The Slow Drag was popular among working class African Americans in the late 1890s and early 1900s. It was danced, as the name suggests, to a slow tempo, and is usually associated with blues or ragtime songs. Some accounts describe its dancers moving slowly in a tight sensual embrace and staying in the same spot for extended periods of time.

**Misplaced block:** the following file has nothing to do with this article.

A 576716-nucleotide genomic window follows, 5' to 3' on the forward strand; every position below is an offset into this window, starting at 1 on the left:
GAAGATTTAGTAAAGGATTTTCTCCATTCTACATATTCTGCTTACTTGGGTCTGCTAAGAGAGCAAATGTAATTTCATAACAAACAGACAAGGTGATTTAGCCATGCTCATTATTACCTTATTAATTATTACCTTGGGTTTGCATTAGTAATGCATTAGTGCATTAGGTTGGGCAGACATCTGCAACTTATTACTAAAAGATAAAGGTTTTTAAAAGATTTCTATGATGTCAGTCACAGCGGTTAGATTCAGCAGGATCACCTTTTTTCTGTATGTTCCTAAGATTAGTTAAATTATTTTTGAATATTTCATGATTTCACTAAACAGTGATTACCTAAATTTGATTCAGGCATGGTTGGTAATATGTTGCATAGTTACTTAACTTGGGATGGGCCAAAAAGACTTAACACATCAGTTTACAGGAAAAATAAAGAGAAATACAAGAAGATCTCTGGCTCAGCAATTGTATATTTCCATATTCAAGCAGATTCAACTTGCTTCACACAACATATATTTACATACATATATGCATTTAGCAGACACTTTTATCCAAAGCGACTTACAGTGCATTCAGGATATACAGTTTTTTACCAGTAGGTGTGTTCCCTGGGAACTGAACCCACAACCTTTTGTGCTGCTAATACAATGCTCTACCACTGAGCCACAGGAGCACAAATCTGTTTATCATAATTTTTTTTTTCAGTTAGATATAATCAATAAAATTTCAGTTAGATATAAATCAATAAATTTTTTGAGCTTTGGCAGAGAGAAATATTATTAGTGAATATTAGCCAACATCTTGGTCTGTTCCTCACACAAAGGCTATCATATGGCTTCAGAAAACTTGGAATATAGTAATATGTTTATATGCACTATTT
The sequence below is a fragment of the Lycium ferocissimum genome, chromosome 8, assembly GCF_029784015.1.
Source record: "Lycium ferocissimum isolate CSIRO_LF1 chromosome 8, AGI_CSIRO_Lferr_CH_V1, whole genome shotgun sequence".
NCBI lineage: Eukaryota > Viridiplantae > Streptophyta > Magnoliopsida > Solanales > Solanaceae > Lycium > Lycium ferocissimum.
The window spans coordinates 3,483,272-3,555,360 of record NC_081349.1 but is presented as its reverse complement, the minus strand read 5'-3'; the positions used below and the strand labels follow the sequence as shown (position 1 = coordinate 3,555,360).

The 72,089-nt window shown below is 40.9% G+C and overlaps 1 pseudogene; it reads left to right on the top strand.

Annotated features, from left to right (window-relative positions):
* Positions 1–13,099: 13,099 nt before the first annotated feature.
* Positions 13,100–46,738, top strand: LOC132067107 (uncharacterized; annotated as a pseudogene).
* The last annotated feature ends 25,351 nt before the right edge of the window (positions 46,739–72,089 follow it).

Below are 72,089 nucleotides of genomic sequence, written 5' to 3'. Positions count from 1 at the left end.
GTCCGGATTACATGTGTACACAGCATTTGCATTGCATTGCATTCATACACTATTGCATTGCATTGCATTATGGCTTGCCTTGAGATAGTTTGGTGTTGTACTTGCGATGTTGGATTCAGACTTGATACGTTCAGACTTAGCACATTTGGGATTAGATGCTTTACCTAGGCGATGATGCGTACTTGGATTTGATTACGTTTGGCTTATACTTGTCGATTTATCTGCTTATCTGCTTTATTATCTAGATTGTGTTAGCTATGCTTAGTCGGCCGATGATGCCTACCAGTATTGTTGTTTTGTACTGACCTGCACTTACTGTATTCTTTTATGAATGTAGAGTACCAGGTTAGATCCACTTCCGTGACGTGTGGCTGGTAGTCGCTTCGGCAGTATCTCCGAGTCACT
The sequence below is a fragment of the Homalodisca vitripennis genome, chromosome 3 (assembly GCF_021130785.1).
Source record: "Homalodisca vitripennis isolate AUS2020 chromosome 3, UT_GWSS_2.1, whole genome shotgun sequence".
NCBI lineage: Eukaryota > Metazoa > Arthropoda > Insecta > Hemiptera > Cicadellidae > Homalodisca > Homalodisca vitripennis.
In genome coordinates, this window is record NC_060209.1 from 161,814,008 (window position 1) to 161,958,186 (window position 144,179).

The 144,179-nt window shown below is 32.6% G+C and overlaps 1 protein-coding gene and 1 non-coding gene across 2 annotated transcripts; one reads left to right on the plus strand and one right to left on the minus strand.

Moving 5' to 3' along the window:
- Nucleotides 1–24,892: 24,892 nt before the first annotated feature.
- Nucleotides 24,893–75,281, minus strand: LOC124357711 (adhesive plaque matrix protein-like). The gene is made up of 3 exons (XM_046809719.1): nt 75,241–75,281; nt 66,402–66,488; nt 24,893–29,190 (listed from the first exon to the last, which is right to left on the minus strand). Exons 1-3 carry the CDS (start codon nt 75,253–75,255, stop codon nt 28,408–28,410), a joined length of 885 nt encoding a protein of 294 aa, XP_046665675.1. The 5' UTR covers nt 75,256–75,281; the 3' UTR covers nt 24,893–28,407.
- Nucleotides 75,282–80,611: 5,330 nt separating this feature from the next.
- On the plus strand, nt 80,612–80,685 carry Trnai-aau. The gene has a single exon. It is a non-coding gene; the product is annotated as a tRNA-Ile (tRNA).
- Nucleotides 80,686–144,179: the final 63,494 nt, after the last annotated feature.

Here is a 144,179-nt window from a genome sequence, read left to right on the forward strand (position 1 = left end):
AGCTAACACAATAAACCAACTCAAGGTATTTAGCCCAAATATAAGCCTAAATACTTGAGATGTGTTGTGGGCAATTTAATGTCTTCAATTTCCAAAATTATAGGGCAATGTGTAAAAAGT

In New Orleans, the slow drag is often associated with Buddy Bolden playing blues for a rough African American crowd late at night—legend holds that Bolden would improvise extended blues solos during these performances. Many dance bands played the style in the early 1900s and 1910s. Bassist Pops Foster recalled, “After midnight then they would do the blues and quadrilles, slow drag and more.” Drummer Baby Dodds noted that “We took our time and played the blues slow and draggy…it was so draggy, sometimes, people would say it sounded like a dead march.”